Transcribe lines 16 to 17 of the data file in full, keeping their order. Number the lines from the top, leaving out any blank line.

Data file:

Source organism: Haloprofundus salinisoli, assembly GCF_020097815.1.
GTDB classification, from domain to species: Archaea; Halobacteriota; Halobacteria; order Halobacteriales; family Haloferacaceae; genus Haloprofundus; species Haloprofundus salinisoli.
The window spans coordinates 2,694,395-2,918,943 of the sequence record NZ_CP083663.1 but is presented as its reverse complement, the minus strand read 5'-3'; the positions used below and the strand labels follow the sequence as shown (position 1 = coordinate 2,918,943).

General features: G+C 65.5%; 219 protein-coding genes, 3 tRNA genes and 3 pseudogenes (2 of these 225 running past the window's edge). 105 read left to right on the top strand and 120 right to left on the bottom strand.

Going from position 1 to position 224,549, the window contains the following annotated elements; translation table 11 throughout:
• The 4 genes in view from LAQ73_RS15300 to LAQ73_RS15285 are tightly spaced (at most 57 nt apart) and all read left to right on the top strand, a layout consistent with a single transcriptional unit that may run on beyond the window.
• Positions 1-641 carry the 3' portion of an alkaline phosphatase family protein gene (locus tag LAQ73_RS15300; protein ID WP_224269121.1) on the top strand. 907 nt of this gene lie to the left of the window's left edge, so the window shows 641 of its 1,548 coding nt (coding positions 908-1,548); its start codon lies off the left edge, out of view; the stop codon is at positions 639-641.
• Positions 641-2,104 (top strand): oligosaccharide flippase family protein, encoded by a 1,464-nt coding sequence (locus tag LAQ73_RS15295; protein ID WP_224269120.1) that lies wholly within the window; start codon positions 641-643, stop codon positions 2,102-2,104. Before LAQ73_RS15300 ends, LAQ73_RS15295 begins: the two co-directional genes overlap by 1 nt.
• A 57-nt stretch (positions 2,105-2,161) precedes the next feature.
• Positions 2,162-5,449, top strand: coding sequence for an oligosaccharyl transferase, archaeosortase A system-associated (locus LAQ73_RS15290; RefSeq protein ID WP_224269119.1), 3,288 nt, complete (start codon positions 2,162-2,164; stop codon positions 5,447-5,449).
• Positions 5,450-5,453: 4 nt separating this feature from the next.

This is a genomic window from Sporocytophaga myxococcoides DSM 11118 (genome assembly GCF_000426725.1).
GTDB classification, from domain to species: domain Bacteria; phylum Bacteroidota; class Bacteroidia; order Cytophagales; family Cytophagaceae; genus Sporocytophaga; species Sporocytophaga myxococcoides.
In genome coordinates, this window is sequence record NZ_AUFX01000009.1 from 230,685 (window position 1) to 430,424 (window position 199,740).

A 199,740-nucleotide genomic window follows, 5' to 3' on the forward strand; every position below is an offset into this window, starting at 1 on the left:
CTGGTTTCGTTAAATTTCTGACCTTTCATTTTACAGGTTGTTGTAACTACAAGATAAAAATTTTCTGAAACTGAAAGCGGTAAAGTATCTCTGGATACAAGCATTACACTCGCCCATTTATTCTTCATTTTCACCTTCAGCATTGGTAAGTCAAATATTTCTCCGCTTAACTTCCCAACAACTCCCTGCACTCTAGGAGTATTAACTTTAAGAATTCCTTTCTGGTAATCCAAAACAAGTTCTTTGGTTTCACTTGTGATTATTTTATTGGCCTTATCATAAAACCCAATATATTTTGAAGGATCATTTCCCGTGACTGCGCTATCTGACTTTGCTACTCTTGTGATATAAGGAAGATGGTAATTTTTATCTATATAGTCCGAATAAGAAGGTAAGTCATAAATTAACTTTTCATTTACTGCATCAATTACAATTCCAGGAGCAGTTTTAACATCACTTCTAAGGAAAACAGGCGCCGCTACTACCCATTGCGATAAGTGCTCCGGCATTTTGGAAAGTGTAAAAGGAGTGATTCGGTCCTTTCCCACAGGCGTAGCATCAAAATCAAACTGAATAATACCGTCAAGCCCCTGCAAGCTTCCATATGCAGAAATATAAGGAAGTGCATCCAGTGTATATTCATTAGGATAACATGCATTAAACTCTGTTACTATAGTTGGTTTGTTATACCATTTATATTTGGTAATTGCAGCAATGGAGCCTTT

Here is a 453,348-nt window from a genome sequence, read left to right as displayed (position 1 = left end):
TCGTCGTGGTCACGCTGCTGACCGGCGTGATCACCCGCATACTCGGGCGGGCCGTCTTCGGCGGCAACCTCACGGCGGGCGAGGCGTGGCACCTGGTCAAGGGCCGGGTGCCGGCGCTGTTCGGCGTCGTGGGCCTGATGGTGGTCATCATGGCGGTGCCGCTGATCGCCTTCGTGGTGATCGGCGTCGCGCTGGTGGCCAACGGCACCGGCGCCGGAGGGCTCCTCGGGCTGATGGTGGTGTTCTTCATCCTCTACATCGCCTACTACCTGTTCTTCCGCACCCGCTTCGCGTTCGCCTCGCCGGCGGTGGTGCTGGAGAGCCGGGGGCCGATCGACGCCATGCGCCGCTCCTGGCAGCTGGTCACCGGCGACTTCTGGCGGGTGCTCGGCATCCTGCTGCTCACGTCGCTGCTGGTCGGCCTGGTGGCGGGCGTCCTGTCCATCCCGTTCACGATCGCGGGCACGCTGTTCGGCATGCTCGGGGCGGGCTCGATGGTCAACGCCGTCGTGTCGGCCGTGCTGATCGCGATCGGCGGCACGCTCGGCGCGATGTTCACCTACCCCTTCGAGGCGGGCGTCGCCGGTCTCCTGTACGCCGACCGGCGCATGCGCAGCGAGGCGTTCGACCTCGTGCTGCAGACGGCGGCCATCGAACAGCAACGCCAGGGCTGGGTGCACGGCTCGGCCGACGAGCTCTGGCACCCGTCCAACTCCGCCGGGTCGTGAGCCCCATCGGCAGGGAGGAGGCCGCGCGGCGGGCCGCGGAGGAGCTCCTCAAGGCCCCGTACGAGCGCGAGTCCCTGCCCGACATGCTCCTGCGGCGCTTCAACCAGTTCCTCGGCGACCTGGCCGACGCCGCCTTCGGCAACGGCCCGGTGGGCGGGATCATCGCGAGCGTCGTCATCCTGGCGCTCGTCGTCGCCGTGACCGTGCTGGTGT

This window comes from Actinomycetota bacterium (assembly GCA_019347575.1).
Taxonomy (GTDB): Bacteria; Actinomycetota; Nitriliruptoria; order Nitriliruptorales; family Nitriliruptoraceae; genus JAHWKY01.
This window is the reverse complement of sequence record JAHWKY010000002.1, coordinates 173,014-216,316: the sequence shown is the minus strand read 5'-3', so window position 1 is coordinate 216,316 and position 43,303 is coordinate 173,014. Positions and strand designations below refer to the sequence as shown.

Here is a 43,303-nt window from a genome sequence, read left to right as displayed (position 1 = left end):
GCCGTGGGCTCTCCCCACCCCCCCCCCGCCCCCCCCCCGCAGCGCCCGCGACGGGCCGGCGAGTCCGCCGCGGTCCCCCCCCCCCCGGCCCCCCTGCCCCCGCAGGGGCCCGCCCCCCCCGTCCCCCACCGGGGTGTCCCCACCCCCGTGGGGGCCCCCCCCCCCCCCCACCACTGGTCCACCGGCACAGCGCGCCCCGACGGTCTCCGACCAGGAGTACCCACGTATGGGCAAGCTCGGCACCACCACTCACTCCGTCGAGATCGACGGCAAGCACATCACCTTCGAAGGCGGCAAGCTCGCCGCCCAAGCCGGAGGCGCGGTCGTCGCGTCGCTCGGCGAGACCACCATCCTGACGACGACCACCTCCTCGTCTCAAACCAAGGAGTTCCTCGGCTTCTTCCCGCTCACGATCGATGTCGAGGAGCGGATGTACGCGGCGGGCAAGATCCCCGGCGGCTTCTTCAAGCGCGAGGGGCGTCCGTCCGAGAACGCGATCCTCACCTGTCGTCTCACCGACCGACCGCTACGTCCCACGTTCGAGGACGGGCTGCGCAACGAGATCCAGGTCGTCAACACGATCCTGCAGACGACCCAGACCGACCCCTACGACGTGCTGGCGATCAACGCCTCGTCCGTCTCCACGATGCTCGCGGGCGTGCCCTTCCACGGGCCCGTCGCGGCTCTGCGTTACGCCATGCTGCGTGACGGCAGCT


CTGGTTTCGTTAAATTTCTGACCTTTCATTTTACAGGTTGTTGTAACTACAAGATAAAAATTTTCTGAAACTGAAAGCGGTAAAGTATCTCTGGATACAAGCATTACACTCGCCCATTTATTCTTCATTTTCACCTTCAGCATTGGTAAGTCAAATATTTCTCCGCTTAACTTCCCAACAACTCCCTGCACTCTAGGAGTATTAACTTTAAGAATTCCTTTCTGGTAATCCAAAACAAGTTCTTTGGTTTCACTTGTGATTATTTTATTGGCCTTATCATAAAACCCAATATATTTTGAAGGATCATTTCCCGTGACTGCGCTATCTGACTTTGCTACTCTTGTGATATAAGGAAGATGGTAATTTTTATCTATATAGTCCGAATAAGAAGGTAAGTCATAAATTAACTTTTCATTTACTGCATCAATTACAATTCCAGGAGCAGTTTTAACATCACTTCTAAGGAAAACAGGCGCCGCTACTACCCATTGCGATAAGTGCTCCGGCATTTTGGAAAGTGTAAAAGGAGTGATTCGGTCCTTTCCCACAGGCGTAGCATCAAAATCAAACTGAATAATACCGTCAAGCCCCTGCAAGCTTCCATATGCAGAAATATAAGGAAGTGCATCCAGTGTATATTCATTAGGATAACATGCATTAAACTCTGTTACTATAGTTGGTTTGTTATACCATTTATATTTGGTAATTGCAGCAATGGAGCCTTT

Here is a 453,348-nt window from a genome sequence, read left to right as displayed (position 1 = left end):